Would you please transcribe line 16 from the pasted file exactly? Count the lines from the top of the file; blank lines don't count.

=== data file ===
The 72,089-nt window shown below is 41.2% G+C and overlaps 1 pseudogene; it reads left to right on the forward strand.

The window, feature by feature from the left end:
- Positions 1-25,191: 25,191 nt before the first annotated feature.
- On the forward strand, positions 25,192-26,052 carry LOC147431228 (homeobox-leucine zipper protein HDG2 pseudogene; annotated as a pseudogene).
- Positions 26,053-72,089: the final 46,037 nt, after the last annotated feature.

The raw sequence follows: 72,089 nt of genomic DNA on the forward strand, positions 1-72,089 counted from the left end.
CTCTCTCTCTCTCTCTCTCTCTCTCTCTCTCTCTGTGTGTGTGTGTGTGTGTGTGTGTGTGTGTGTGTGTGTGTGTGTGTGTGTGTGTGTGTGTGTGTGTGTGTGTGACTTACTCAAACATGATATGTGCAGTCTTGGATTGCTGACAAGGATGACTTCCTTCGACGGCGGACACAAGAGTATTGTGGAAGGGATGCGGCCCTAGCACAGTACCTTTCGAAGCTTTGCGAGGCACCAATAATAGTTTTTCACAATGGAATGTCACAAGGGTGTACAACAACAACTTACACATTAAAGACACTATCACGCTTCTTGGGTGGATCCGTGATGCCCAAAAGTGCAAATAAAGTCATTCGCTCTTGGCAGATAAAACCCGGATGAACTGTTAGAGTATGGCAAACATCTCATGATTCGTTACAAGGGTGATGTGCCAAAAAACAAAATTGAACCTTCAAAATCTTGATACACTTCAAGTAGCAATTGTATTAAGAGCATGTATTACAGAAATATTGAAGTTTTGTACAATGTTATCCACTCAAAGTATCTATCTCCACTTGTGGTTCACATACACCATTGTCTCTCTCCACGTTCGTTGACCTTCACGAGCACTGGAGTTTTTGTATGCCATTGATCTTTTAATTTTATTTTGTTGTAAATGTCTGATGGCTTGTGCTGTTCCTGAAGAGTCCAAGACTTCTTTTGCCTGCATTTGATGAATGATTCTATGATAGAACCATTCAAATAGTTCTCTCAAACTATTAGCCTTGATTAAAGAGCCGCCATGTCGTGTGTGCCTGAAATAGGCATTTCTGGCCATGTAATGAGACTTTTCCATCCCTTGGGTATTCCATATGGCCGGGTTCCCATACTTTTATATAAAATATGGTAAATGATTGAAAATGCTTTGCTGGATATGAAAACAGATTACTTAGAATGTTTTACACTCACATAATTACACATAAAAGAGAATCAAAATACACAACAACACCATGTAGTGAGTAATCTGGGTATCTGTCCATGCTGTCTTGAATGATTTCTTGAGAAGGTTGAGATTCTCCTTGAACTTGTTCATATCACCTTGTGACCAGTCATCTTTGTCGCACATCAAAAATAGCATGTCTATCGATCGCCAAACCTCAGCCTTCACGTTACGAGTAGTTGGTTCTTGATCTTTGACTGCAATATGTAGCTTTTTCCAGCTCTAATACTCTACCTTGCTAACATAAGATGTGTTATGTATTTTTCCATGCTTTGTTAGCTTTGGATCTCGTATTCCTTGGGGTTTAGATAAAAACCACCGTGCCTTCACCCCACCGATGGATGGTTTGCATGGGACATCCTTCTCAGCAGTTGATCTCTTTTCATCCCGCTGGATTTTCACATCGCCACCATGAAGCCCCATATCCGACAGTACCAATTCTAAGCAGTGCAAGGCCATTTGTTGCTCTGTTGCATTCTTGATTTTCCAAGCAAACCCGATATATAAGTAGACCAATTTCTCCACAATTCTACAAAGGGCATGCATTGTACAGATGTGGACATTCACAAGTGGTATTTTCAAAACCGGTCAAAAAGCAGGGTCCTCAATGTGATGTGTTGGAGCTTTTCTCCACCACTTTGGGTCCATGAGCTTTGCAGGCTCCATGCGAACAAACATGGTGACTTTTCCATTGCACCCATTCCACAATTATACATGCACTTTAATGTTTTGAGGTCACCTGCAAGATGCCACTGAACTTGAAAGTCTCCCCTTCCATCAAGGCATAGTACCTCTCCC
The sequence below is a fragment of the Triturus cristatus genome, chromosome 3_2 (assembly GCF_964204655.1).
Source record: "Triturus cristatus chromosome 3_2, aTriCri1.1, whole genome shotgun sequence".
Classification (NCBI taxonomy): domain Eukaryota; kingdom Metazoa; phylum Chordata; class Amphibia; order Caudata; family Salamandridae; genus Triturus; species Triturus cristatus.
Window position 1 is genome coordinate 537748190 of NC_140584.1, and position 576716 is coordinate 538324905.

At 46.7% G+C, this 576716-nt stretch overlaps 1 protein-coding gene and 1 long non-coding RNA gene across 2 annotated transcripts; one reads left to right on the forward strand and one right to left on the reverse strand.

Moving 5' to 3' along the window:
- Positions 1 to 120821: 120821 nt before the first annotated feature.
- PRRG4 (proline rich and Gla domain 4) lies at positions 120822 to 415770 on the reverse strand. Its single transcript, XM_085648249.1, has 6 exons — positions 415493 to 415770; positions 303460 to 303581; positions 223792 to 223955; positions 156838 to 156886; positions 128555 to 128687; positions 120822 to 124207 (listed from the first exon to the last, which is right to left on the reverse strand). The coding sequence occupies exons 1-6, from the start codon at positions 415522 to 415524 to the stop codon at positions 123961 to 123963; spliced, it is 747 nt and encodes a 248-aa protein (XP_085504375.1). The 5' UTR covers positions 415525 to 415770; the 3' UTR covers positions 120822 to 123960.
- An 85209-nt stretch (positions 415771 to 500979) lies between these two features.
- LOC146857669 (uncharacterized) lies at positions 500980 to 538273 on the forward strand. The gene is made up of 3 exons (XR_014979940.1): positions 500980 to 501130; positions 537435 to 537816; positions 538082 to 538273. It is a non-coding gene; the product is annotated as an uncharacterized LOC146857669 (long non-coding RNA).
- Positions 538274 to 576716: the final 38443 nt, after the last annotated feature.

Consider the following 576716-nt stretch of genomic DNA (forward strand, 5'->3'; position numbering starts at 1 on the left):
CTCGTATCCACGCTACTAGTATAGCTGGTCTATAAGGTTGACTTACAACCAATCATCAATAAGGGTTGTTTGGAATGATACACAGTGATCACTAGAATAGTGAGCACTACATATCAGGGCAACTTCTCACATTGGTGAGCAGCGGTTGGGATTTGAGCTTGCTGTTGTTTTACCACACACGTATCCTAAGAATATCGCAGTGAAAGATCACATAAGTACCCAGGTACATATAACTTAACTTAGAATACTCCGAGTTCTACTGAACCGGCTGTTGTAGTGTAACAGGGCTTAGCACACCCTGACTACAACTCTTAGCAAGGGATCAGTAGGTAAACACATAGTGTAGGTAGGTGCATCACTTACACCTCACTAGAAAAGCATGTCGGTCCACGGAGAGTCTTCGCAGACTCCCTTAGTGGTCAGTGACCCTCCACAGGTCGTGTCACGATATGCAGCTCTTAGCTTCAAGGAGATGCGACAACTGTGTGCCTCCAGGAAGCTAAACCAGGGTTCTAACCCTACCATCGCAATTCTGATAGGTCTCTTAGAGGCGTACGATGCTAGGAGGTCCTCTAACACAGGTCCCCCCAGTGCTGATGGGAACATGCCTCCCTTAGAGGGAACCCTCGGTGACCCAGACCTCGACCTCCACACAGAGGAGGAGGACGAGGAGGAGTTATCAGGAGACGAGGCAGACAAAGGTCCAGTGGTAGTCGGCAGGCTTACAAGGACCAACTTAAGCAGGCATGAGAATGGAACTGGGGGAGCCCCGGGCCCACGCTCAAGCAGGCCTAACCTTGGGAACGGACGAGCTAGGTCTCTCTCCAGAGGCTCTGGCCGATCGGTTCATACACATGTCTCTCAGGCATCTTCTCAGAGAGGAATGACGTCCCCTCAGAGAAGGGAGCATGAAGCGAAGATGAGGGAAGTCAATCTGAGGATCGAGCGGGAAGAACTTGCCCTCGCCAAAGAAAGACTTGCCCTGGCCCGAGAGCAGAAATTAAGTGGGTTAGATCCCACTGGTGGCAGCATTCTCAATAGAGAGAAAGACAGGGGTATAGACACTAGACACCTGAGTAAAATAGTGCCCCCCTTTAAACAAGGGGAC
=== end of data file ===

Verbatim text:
- An 85209-nt stretch (positions 415771 to 500979) lies between these two features.